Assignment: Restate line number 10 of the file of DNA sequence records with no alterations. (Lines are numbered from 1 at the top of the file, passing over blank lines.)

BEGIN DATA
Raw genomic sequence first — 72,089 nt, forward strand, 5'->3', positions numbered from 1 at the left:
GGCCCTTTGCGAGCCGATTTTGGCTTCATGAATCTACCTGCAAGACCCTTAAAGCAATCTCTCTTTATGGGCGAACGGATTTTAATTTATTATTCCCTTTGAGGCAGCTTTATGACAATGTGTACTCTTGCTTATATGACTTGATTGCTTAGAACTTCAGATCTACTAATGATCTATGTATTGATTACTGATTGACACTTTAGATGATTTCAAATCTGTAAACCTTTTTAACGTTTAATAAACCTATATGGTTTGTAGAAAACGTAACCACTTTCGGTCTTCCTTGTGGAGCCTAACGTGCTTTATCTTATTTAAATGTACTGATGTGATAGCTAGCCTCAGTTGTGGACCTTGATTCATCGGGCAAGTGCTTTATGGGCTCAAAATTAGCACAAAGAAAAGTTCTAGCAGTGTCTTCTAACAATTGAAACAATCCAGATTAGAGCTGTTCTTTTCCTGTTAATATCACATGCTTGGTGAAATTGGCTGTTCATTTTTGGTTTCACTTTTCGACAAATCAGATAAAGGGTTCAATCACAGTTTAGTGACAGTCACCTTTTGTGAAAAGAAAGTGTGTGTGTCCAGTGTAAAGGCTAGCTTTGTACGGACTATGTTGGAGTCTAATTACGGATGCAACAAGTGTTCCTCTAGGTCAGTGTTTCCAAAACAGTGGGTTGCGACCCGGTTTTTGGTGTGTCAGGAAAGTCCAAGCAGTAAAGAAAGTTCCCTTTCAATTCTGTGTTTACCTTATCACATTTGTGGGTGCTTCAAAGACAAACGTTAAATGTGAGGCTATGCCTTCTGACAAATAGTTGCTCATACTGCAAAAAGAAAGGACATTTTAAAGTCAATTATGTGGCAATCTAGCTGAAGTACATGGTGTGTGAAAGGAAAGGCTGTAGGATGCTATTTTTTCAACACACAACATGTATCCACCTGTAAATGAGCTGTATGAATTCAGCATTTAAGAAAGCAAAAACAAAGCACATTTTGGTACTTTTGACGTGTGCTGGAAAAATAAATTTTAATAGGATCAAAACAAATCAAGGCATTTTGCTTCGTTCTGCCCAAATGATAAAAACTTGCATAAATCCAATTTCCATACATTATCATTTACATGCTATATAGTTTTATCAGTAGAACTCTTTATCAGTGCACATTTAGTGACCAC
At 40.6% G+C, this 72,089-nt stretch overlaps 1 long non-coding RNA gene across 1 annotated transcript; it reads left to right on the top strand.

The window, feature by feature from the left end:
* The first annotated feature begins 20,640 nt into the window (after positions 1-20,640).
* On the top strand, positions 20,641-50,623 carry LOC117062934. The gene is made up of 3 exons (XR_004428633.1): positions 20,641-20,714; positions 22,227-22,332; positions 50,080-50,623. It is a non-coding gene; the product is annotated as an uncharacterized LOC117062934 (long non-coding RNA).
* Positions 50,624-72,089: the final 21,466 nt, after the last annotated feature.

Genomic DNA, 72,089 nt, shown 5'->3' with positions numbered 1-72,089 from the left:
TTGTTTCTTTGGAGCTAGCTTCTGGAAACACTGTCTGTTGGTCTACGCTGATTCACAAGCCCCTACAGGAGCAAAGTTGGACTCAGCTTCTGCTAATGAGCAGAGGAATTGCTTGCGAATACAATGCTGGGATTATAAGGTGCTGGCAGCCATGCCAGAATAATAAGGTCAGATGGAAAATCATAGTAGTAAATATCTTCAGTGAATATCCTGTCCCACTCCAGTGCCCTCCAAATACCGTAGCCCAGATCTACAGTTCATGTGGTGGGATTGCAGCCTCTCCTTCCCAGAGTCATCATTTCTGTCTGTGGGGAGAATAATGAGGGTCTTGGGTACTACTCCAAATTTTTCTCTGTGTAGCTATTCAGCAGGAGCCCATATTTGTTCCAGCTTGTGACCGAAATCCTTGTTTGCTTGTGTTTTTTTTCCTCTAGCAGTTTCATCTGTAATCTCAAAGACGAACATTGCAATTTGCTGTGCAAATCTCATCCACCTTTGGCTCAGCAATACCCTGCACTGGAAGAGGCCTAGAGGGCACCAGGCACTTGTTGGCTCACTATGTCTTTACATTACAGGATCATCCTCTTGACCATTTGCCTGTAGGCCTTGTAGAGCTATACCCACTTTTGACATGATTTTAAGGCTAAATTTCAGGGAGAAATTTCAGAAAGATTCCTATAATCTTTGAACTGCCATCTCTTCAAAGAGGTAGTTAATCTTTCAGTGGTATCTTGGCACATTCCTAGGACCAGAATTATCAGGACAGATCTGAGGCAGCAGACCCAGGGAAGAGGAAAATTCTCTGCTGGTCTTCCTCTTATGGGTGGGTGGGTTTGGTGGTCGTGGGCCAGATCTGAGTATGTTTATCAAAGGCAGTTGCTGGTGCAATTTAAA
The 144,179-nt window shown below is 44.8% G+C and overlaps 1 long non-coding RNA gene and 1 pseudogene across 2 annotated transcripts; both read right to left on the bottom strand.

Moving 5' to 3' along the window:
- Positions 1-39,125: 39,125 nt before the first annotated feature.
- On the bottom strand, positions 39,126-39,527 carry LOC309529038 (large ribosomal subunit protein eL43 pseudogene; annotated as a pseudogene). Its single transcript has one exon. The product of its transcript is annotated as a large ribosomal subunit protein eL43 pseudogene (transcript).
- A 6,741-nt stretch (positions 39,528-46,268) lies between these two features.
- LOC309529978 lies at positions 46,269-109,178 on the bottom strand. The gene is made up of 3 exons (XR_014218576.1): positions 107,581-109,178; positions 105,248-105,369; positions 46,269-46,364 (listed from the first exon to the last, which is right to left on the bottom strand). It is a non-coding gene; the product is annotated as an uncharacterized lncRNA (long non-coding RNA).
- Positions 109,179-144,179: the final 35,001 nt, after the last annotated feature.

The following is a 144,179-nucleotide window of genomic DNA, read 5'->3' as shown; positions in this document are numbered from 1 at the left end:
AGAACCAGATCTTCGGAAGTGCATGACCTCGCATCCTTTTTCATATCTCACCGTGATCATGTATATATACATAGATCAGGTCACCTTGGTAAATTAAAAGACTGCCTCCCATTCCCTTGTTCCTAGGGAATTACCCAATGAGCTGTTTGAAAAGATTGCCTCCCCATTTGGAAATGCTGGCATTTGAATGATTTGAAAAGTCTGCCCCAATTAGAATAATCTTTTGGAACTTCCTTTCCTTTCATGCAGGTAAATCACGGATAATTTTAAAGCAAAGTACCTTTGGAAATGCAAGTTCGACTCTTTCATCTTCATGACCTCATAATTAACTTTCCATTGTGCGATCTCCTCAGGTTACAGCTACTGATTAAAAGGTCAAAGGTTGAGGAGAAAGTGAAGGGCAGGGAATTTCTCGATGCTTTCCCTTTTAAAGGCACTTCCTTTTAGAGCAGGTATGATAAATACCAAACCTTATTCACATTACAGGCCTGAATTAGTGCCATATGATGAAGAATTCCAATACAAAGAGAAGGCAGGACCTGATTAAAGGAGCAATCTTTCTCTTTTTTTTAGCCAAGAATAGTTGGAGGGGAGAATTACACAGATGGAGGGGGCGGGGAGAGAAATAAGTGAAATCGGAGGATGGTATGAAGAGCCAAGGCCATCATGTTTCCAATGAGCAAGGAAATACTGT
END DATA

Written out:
The 144,179-nt window shown below is 44.8% G+C and overlaps 1 long non-coding RNA gene and 1 pseudogene across 2 annotated transcripts; both read right to left on the bottom strand.